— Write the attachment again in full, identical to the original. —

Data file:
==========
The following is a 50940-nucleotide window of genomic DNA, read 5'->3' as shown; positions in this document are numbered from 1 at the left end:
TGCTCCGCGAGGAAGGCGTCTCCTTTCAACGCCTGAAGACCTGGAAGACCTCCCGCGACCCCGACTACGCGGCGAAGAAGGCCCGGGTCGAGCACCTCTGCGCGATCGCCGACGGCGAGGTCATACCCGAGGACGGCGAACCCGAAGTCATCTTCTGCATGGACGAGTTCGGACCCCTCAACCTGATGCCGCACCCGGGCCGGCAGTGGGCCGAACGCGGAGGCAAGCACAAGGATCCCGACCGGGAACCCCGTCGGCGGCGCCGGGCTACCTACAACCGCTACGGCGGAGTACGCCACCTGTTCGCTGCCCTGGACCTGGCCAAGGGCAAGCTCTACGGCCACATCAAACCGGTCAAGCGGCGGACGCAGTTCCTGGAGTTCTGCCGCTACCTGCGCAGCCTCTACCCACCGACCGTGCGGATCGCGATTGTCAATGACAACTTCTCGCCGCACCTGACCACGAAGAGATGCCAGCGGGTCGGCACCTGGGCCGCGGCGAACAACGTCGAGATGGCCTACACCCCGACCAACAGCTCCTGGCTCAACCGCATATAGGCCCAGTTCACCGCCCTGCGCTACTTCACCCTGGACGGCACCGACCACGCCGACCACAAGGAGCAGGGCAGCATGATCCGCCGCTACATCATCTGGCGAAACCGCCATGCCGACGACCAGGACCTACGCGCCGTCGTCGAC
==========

The following is a 50940-nucleotide window of genomic DNA, read 5'->3' as shown; positions in this document are numbered from 1 at the left end:
TGCTCCGCGAGGAAGGCGTCTCCTTTCAACGCCTGAAGACCTGGAAGACCTCCCGCGACCCCGACTACGCGGCGAAGAAGGCCCGGGTCGAGCACCTCTGCGCGATCGCCGACGGCGAGGTCATACCCGAGGACGGCGAACCCGAAGTCATCTTCTGCATGGACGAGTTCGGACCCCTCAACCTGATGCCGCACCCGGGCCGGCAGTGGGCCGAACGCGGAGGCAAGCACAAGGATCCCGACCGGGAACCCCGTCGGCGGCGCCGGGCTACCTACAACCGCTACGGCGGAGTACGCCACCTGTTCGCTGCCCTGGACCTGGCCAAGGGCAAGCTCTACGGCCACATCAAACCGGTCAAGCGGCGGACGCAGTTCCTGGAGTTCTGCCGCTACCTGCGCAGCCTCTACCCACCGACCGTGCGGATCGCGATTGTCAATGACAACTTCTCGCCGCACCTGACCACGAAGAGATGCCAGCGGGTCGGCACCTGGGCCGCGGCGAACAACGTCGAGATGGCCTACACCCCGACCAACAGCTCCTGGCTCAACCGCATATAGGCCCAGTTCACCGCCCTGCGCTACTTCACCCTGGACGGCACCGACCACGCCGACCACAAGGAGCAGGGCAGCATGATCCGCCGCTACATCATCTGGCGAAACCGCCATGCCGACGACCAGGACCTACGCGCCGTCGTCGAC